MISSION & ETHICS
iLCP’s mission is to further environmental and cultural conservation through ethical photography and film. We believe that awe-inspiring photography is a powerful tool in preserving the environment, especially when produced in collaboration with our committed Conservation Partners. We aim to replace environmental indifference with a new culture of stewardship and passion for our beautiful planet. Our objectives are to:
- Use the power of photography to help educate the world community and to further conservation goals.
- Create compelling and informed images and to develop visually based campaigns to promote conservation issues.
- Facilitate the connection of photography with environmental, scientific, cultural media, governmental, religious and educational resources.
- Be a virtual clearinghouse of information for members.
- Promote a code of conduct for photographers.
- Promote business practices that demand truth in and high ethical standards in captioning and manipulation.
- Encourage conservation education.
- Encourage an ethnically and geographically diverse membership.
- Attract funding and grants to support photographers with innovative ideas to promote conservation.
Ethics plays a very strong role in iLCP and ethical considerations are central to every action and project that we undertake. Our Fellows commit themselves to maintaining the highest ethical standards in their business practices, and behavior in the field. They pledge to advance ethical behavior throughout the photographic community by setting an example of integrity and professionalism.
In doing so, we have adopted the following set of principles:
- Integrity: The effectiveness of our work in furthering conservation is directly tied to its being accepted as authentic, accurate and honest. In this we cannot compromise.
- Respect: We believe in respectful and professional behavior toward our subjects, human or wild, as well as the people with whom we come in contact.
- Professionalism: Our behavior as individuals reflects on the image and integrity of every other iLCP Fellow and influences the impact and credibility of the organization as a whole. Those who consistently violate these principles will be asked to relinquish their Fellowship.
Guided by these principles, we adopt the following policies:
iLCP Fellows pledge to minimize our impact on the areas and subjects we photograph.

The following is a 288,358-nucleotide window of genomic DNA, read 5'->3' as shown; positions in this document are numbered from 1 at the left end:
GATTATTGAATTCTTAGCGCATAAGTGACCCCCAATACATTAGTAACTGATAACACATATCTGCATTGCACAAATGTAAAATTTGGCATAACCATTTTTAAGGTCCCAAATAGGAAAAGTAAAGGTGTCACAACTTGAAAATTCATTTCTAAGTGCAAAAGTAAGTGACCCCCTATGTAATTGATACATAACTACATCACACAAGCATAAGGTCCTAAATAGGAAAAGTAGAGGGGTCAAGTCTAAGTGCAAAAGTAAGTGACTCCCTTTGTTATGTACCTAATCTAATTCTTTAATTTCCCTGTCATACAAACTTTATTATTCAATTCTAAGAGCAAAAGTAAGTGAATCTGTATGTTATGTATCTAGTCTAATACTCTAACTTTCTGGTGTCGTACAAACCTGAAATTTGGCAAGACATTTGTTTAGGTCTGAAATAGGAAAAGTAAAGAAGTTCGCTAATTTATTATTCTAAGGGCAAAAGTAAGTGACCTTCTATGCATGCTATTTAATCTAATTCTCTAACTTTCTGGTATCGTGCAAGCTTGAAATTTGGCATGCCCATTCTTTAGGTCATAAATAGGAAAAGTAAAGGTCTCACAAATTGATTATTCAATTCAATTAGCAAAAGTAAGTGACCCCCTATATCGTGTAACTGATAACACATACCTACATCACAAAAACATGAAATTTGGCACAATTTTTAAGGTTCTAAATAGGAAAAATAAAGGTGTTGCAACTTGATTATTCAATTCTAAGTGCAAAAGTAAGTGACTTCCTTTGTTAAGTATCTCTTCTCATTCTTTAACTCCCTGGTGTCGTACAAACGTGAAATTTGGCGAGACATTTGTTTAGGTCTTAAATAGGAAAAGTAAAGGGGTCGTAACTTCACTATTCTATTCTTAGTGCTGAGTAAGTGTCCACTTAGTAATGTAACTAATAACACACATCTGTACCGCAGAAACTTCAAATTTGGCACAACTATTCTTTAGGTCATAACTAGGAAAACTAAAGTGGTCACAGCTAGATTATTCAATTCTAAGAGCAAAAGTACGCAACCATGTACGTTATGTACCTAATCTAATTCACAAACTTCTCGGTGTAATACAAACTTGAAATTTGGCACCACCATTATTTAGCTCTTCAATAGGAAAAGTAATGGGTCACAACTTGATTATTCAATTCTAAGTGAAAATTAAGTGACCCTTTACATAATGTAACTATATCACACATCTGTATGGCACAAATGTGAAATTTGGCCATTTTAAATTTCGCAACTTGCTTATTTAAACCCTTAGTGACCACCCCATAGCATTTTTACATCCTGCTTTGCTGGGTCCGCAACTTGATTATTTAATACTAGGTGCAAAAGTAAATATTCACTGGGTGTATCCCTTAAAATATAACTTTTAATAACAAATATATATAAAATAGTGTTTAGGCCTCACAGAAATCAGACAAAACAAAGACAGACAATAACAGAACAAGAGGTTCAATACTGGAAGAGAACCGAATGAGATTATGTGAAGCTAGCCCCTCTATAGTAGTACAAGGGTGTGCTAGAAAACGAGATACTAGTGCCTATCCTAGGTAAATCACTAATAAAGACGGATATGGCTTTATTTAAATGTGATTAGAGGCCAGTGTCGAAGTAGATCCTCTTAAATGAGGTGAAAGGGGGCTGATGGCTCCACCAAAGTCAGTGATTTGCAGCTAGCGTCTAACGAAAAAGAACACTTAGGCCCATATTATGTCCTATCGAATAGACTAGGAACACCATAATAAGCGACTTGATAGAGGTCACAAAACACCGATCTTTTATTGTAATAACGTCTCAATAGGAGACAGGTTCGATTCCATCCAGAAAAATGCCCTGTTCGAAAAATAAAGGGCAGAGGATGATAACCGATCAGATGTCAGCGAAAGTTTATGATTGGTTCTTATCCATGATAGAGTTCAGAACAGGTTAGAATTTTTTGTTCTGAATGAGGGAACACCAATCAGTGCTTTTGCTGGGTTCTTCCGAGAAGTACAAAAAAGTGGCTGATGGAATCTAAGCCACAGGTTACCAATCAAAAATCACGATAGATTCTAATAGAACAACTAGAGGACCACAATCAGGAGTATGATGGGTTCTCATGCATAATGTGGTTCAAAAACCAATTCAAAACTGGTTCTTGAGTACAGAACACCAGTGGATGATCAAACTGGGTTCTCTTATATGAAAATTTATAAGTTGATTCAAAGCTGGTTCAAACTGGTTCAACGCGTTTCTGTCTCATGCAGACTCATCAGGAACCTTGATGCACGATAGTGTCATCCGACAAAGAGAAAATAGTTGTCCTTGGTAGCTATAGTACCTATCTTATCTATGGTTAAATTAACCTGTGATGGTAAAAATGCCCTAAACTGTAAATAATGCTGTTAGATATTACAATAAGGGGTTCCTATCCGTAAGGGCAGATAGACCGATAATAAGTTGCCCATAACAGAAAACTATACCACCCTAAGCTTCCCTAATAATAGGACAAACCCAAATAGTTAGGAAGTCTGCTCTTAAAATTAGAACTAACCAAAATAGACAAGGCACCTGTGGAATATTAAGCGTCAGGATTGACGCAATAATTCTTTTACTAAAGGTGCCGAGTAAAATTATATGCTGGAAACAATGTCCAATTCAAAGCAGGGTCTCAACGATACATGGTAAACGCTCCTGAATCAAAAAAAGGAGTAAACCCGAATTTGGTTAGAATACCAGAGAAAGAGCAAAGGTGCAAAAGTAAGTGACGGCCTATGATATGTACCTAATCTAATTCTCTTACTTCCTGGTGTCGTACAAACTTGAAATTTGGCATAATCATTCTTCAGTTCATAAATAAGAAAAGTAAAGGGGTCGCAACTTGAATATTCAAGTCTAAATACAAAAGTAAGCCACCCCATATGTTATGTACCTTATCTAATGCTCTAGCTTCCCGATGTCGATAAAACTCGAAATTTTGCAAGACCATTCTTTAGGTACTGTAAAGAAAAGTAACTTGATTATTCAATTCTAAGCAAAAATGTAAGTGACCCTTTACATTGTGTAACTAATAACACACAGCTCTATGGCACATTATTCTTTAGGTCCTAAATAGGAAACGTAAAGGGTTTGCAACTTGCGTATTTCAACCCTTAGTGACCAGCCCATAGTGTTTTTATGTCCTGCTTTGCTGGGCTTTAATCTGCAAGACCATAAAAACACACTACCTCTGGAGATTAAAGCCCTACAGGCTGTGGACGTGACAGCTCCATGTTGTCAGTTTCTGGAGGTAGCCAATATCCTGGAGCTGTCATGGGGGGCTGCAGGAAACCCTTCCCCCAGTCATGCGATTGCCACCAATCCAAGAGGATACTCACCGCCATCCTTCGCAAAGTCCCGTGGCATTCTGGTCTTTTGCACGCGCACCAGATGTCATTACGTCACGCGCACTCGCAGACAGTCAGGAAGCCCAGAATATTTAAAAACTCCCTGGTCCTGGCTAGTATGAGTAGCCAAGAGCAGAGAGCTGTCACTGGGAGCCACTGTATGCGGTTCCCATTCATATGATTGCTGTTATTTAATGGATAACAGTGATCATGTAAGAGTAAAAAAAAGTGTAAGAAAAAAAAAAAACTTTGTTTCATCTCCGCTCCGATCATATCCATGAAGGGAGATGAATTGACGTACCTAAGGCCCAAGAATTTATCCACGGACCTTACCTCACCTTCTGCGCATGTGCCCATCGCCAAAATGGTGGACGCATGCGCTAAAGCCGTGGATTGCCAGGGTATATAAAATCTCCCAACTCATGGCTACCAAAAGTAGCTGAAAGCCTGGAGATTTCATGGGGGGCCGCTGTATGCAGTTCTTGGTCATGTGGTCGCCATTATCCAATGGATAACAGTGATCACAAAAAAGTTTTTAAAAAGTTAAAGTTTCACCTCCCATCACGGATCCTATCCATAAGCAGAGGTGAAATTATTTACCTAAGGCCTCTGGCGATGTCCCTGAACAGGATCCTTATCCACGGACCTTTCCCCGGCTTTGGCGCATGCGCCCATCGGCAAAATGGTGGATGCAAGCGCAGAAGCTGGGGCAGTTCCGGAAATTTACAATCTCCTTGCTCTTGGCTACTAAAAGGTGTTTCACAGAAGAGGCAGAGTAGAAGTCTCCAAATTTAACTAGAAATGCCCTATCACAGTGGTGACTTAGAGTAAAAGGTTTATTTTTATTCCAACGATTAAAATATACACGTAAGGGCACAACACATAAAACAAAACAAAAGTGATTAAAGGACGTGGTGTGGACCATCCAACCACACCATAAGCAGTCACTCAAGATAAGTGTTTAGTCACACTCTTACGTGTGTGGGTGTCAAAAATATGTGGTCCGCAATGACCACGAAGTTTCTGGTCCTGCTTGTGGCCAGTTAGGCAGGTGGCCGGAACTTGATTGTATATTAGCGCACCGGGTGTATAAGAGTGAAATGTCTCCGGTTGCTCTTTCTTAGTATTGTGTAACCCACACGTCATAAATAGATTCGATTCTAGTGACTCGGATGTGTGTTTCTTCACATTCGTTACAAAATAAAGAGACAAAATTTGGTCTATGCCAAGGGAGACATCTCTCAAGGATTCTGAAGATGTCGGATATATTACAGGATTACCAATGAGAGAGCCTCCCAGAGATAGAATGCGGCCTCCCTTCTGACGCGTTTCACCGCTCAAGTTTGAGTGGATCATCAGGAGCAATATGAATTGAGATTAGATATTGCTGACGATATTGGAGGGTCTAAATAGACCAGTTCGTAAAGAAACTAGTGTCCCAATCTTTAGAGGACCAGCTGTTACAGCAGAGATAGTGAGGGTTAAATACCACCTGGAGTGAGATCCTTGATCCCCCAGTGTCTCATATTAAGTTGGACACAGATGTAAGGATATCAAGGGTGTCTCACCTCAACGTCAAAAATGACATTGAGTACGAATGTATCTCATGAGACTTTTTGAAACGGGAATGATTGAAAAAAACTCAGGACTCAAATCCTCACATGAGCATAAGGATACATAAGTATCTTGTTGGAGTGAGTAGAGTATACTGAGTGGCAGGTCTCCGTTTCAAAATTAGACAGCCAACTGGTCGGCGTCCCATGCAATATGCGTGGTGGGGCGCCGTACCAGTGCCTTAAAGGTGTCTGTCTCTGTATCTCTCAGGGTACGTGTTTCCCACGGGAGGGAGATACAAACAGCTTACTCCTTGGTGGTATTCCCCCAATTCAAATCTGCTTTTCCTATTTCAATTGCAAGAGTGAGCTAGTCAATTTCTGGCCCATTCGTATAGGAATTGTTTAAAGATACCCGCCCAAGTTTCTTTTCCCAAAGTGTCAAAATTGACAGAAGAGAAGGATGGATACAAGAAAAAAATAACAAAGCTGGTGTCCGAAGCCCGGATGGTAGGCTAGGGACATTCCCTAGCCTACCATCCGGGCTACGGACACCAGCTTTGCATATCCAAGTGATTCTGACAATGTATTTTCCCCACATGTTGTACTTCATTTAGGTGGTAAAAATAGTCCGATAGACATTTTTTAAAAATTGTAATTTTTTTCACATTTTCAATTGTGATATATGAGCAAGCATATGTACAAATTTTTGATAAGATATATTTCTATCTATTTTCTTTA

- We always place the welfare of our subjects above all else. Special care must be afforded breeding animals to avoid having a negative impact on reproductive success or add to the risk of predation. Key to this is the maintenance of safe, informed and responsible working distances
- Minimize our impact on the landscape by following the “Leave No Trace – Pack It In, Pack it Out” ethic that maintains the integrity and character of the places we work.
- Be aware of and follow all regulations and customs that might impact our behavior in the field.
- Treat our partners in conservation – scientists, landowners, guides, and government officials – with respect and professionalism.
- When working with indigenous people, we will make every effort to respect and accurately represent the cultural values and traditions of our subjects. When appropriate, we will seek the necessary permissions from government agencies and indigenous leadership.
In some cases, photographing captive animals can be a valuable source of rare imagery that can be valuable for specific conservation goals. However, the use of captive animals must be governed by the same ethical considerations as elsewhere:
- The welfare of the animal should be paramount.
- Any institution that exploits animals solely for profit should not be utilized or supported.
- Images of captive animals will be honestly and accurately captioned and never represented as wild.
The documentary power of a photograph is directly linked to its value as a record of real events. Yet, with the advent of digital technology, the manipulation of images has become both easier and more widespread and can undermine public confidence in photography as a factual record.
For this reason, we believe that image manipulation must never alter essential content in such a way that it either misrepresents actual events, or deceives the intended audience, in any context in which the truth of the image is assumed. Creative manipulation, when performed, must be fully disclosed to the end user.
Photographs deliver information, which should be both accurate and honest. Inaccurate or dishonest captioning reduces the effectiveness of the image as a tool for conservation, subverts its message and undermines public trust.
Read more about ethics in conservation photography here.